Thanks again to John Fea for pointing me to an interesting article. In this article Karen Spears Zacharias discusses a run-in with a book store manager who doesn’t read. As odd as that sounds, his explanation is that he’s also a pastor. What?! Karen talks about how odd she finds this, and offers this perspective:
I can count on one hand the number of pastors I’ve sat under in my lifetime that I know were avid readers. I remember them because their preaching had a depth and a substance that all others lacked. One of my favorites, Dr. Herb Anderson, would quote poetry from the pulpit. That was always a magical moment. It helped that Dr. Anderson lived in a university town. He had a lot of professors in his audience. They expected their pastor to be well-read. But out here in rural America where hardy people live and vote, pastors are more likely to quote a bumper sticker than they are to recite a poem they’ve memorized.
I might not be able to do much better, but I can say that both of the pastors I have sat under for extended periods were avid readers, and it showed. The first pastor I remember was my dad. From the time I was two months old until I left for college (and over the summers after that), my dad was my pastor. This gave me a unique perspective, of course. I’m not sure that my dad was a big book quoter, but he sure was (and is) a voracious reader. I never knew my dad to be anywhere without a book to read. Often, he was reading two or three books at a time. He would be reading about church growth, or some other pastoring topic. He would also have a mystery, or other fiction book going as well. This book was generally taken everywhere we went, and a spare moment of waiting became a chance to read a few more lines, or maybe a page. He also was known to read general non-fiction books just for the fun of it. A lack of knowledge in a particular area was sufficient reason to pick up a book about it and learn more. When we learned we were moving to Lancaster county, PA, he quickly read several books about the Mennonites and Amish so that he could understand the culture of the area in which he would be serving (he is a United Methodist Pastor, but knew he would have people came from that background).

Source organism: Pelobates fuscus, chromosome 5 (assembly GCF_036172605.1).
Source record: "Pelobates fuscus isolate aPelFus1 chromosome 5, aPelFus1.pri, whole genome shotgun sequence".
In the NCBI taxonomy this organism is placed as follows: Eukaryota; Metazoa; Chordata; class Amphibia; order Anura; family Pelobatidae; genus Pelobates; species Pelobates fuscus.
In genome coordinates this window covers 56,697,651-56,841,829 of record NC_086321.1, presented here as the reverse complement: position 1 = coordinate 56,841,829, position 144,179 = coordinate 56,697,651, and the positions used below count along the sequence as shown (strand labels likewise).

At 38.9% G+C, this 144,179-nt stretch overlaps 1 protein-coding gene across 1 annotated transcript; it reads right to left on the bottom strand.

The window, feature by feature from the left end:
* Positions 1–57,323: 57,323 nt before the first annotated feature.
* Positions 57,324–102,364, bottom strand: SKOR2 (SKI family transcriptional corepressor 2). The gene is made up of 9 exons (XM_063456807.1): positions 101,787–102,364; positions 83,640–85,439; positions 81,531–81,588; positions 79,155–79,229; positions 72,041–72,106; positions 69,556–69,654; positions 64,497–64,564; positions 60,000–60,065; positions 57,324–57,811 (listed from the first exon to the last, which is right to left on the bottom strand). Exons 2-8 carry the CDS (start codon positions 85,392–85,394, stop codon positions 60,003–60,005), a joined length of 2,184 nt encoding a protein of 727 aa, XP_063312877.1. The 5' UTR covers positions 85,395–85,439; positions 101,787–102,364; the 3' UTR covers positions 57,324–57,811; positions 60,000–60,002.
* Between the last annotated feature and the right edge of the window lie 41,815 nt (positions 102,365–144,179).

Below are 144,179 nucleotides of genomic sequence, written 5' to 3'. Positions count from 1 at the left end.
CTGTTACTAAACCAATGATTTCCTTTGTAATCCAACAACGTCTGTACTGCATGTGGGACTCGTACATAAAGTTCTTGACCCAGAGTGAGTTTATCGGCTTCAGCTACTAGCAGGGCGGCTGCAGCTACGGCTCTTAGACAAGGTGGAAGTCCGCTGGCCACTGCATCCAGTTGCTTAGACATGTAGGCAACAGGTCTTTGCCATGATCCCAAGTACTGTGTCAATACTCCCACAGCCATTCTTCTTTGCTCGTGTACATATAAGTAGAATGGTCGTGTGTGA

From him I learned a love of books, and the value of knowing a little bit about lots of things. That has fed into one of the things I love best about being a statistician. I get to learn a little bit about what is the cutting edge of research in a variety of disciplines without having to pay for lots of different degrees and classes! I also like to think critically about what I believe, and not just take what one person says as a substitute for personal thought. I like to read things from a variety of perspectives, and figure out what I agree and disagree with in an informed manner. This is a skill that I find missing in a lot of the people I talk with, especially Christians. This is sad, and I hope that I can set just as good an example for my kids as my dad did for me!
Now, my wife and I attend Mechanicsburg Brethren in Christ Church (affectionately known as McBIC). Our senior pastor, Layne Lebo, leads a staff that has a deep appreciation for the Bible, but also for reading in general. It is rare that there are not quotes included in the sermon, and often from more than one author. Our staff frequently recommends books in their weekly email communication with those who choose to be on the email list, and many weeks offer a book give-away for the first person to respond expressing interest. It is nice to attend a church that expressly encourages its congregation to read and think. They want the people of the church to be reading Scripture, to be sure, but also to be reading and interacting with what other believers are thinking and discussing. This thoughtful Christian life can be very rewarding. I don’t want to be a lazy Christian.
Is this really as rare as Zacharias seems to believe? I would hate to think that I am just “lucky” to have grown up in that kind of household/pastorate, and then naturally felt drawn to this church where that is also the case. I pray that as people of The Book, we would value the thought and work required to interact with other Christians who have taken the time to clearly write down their thoughts and articulate their arguments. In a world of Twitter, this is a much needed skill. I will make sure that my kids understand how important this is to me, and, in my view, to authentic Christianity. How are you accomplishing this with your kids? Please comment below, I would love to hear what others do to instill this. My kids are young, my oldest just learning to read, and I would be grateful for hints that I can store away to help continue to build this love of reading into them!